We’re continuing our Free People Move series with an exciting addition—everyone, say hi to Jorma, who moved half of his team to Berlin with a little help from Teleport.

Hello! Tell us about yourself.

I’m Jorma, the CEO and founder of Weps. I’m 20 years old and from Estonia, currently living in Berlin and part of the Axel Springer Plug and Play Accelerator with my company.

What do you do at Weps?

We have taught computers how to build websites. No more drag and drop, no more templates—a website can be built just by talking to our chatbot.

We ask the user questions to understand what kind of a website they need, and build it based on that. Users only have to fill in the blanks, upload their own pictures, and that is it.

Why Berlin?

Berlin is one of the best places to be if you’re a startup. There are always events to go to and people to meet. Plus, we are part of one of the best accelerators there, the Axel Springer Plug and Play Accelerator, which has helped a bunch of startups, for example the N26 bank that’s now working together with TransferWise and just raised a lot of money.

How did Teleport help with your move?

We used Teleport Zen, the interactive moving checklist, and it mostly helped with two things. First of all, it provided peace of mind—a thorough checklist for what to do when moving from one country to the next. For example “do you have insurance?” or “make copies of documents”.

These pointers just let you be sure that you haven’t forgot something important. Secondly, there are useful links to introduce you to the local scene, for example where to find apartments or how to use public transport.

What was the most challenging thing when moving with your team?

Making sure we are still a team. This is really difficult when you are just starting out. Leaving people behind and being in two separate places makes it difficult to have both teams on the same page.

Your team is now divided between two countries—what do you think is the most important thing when working in or running a remote team?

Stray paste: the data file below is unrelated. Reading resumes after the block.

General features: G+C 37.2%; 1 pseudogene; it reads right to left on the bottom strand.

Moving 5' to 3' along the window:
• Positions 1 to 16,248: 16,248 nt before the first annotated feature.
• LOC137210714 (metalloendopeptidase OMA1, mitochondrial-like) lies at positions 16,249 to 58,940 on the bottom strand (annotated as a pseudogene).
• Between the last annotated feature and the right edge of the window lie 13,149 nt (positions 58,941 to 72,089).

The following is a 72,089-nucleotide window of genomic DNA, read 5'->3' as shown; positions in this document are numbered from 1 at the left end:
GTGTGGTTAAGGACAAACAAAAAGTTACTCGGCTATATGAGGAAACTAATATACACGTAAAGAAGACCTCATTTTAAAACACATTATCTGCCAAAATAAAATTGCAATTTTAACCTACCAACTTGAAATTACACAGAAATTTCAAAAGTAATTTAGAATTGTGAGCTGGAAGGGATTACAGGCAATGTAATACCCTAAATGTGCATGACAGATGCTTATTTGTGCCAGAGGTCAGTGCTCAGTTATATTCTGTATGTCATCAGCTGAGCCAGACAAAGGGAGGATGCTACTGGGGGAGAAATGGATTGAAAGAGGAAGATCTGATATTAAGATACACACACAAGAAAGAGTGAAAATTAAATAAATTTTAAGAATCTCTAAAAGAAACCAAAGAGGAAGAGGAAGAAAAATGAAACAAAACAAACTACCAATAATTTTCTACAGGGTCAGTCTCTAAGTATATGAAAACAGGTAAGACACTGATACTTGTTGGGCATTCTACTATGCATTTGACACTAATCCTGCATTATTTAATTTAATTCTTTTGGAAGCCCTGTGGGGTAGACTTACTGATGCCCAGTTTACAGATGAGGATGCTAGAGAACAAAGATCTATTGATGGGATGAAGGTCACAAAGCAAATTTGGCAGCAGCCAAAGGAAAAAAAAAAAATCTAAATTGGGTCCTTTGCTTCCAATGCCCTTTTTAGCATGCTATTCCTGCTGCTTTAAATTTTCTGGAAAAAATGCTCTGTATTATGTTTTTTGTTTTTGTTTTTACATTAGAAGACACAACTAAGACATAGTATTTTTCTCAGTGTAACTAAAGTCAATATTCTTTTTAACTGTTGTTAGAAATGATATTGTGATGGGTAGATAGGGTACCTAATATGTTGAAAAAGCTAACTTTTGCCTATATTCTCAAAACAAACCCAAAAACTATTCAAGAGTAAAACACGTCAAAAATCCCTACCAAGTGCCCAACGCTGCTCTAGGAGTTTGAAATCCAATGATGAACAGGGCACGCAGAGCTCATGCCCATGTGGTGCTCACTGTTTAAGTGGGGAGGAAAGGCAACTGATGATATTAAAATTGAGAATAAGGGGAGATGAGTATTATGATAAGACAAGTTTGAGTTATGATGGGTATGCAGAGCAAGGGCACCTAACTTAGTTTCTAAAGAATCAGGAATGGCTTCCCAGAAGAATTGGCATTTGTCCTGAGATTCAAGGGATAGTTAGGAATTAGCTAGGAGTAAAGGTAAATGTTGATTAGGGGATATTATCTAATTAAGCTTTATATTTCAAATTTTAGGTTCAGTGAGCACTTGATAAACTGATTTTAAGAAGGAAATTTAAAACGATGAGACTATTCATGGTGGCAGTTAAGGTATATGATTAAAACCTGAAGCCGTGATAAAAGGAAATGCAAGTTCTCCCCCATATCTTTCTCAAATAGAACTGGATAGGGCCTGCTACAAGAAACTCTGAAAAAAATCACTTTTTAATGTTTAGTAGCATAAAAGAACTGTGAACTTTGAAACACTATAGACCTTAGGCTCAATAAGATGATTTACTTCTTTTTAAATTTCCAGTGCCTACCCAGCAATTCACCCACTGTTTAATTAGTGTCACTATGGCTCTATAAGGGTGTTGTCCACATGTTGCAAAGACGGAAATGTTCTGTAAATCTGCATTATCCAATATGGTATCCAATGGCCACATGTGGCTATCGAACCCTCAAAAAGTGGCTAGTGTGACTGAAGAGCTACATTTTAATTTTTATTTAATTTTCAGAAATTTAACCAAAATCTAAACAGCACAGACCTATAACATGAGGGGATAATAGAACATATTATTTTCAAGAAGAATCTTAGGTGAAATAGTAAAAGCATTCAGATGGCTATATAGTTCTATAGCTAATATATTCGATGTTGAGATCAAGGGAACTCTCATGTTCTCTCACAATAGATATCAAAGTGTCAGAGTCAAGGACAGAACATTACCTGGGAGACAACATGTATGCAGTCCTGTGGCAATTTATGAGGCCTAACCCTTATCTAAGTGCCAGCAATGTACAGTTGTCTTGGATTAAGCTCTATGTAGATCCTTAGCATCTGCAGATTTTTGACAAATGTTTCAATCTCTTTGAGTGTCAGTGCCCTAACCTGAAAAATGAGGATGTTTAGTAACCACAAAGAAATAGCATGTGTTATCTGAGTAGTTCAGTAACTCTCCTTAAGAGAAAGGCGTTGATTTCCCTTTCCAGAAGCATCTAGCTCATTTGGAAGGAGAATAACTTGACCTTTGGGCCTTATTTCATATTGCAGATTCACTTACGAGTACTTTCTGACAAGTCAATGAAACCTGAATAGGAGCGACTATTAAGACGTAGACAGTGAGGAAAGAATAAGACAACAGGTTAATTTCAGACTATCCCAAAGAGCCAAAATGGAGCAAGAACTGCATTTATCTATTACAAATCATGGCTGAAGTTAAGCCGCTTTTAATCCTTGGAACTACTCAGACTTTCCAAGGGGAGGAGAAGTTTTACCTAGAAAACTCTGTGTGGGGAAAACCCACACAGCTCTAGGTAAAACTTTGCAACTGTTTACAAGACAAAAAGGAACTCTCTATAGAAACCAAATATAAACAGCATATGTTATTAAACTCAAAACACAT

The most important thing that we only recently found out is making sure everybody understands where the company currently stands in its roadmap—what is going to happen to our product next month, how far done is our funding round and things like that are really important to keep everyone in the loop about.

Otherwise, a lot of doubt and stress starts to gather which makes working together really difficult.

What’s been the most pleasant surprise in Berlin?

There are a lot of smart people in Berlin. You see the world at a completely different and bigger scale than in Tallinn. Our vision for where we could be headed changed completely in Berlin, partly because of the accelerator, but partly because Berlin is just such a good center for all things startup and business.

What’s been the worst one?

People can’t drive. Me and the team are used to people following traffic rules and pedestrians not crossing the streets wherever they wish, but in Berlin, people park their cars on driving lanes and people run across streets wherever they want.

Also the fact that there are no nice stores around, at least not around where our office and apartment is. We were all used to the supermarkets in Estonia, but in Berlin it’s different—almost every product has its own store.